8-bit Computer TV Channel Use
ard at p850ug1.demon.co.uk
Sat May 23 12:41:26 CDT 2015
> The output of a single-chip tuner might also be at IF. The Maxim part (which I will not use) outputs at 36 MHz, I
> think. Can't tell the output of the SiLabs part without more info. Hopefully it's either baseband or a lower IF
36MHz does sound like the standard TV IF frequency.
> frequency that I could sample with a cheaper ADCs for digital down-conversion. Needing to support a 36 MHz
> IF would probably increase ADC cost vs. using ones that just need to sample baseband or a low IF.
> SAW filters are also black magic, and nowadays they are TINY!
Problem with TINY parts is soldering them :-). The SAW filters I used (with a conventional tuner module) were
round metal cans about 0.5" in diameter with 8 pins on IIRC a 0.1" spacing. Very easy to handle. If you are
designing something for others to build (even in principle, i.e. you are making it an open design) then using
impossible to handle parts is a bad thing if there are alternatives.
> > Oh yes, in the UK the sound carrier was 6MHz offset from the video carrier, in the rest of Europe the spacing
> > was 5.5MHz. So if you want to handle sound (some computers sent their sound output over the RF output) you
> > may need to cover both.
> And US NTSC puts the sound carrier at 4.5 MHz, so there's another thing in favor of using SDR techniques for
> some portion of the demodulation if I can't find a Magic Chip that does the work more cheaply. The chroma
> subcarriers are also at different frequencies in the various standards.
And IIRC US NTSC uses AM sound (Europe uses FM). I think you can forget about stereo sound, since
I doubt any home computer had a stereo RF modulator.
Be warned that there are many versions of PAL. PAL B/G and PAL I are the ones used in Europe and the UK, and
are basically compatible apart from the sound carrier offset (there are other differences, but they are unlikely
to matter here). But there is also PAL M and PAL N. at least. I forget which way round they are, but both have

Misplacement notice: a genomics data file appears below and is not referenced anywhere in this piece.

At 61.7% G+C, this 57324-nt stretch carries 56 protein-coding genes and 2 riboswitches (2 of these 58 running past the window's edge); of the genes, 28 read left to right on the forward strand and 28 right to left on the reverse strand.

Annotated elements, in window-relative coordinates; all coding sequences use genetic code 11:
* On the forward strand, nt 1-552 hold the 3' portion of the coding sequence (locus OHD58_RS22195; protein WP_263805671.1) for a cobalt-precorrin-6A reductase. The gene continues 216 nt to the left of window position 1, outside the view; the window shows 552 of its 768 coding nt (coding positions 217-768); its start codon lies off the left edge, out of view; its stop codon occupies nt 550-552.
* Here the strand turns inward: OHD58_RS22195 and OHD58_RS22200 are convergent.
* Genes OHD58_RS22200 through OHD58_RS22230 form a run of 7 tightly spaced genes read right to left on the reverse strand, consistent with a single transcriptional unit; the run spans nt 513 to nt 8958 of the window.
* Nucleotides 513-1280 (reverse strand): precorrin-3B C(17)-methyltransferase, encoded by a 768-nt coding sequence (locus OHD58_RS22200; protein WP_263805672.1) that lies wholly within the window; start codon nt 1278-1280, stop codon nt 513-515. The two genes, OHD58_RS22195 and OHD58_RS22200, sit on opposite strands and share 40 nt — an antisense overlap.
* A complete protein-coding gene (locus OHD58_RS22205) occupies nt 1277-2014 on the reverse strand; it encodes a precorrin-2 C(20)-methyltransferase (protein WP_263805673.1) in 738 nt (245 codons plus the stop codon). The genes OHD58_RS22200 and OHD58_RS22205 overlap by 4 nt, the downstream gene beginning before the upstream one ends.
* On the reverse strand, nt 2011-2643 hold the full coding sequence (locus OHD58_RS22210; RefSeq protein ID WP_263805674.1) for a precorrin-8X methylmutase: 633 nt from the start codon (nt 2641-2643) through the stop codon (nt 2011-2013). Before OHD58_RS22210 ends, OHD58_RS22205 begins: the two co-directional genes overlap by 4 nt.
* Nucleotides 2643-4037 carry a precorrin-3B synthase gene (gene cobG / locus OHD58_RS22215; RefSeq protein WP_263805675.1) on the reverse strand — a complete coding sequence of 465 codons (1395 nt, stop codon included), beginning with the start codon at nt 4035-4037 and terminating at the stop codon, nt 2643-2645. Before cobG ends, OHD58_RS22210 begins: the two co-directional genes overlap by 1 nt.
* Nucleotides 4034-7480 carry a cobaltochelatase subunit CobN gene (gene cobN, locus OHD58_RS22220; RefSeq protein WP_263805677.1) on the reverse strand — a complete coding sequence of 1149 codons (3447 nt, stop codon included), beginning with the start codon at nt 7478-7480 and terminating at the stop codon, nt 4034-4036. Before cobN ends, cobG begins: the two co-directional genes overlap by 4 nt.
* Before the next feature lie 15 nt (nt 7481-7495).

a colour carrier around 3.58MHz. One is 625 line the other is 525 line. I think one was used for TV in South
America, did any home computers there use it?
I doubt you would have to support system A (405 line) or system E (819 line), both AFAIK were only ever used
for monochrome signals. I can't think of a computer that would use them.
> > At the output of this section you had composite video and line-level audio. What you do with those is up to
> > you....
> And that's where the fun begins! The plan is to infer what color the vintage computer was trying to display at
> any given pixel, with knowledge of the dirty tricks it used to get that color cheaply. Then cram that inferred pixel
> into the frame buffer, and convert the video format on the other side of the frame buffer.
Sure. I think that is the interesting (and complex) part of the project. If you can get that right, you could even
just tell users to either tap the video off at the input to the RF modulator, or use an old VCR for the tuner/IF
Evil thought (and I have not worked this out yet). You are going to be connecting the RF signal straight from
the computer to this unit. Do you really need a _tuner_? You have essentially one strongish signal. What about
an untuned receiver and demodulator? At VHF totally possible, UHF might be a lot harder...
Mark J. Blair, NF6X <nf6x at nf6x.net>
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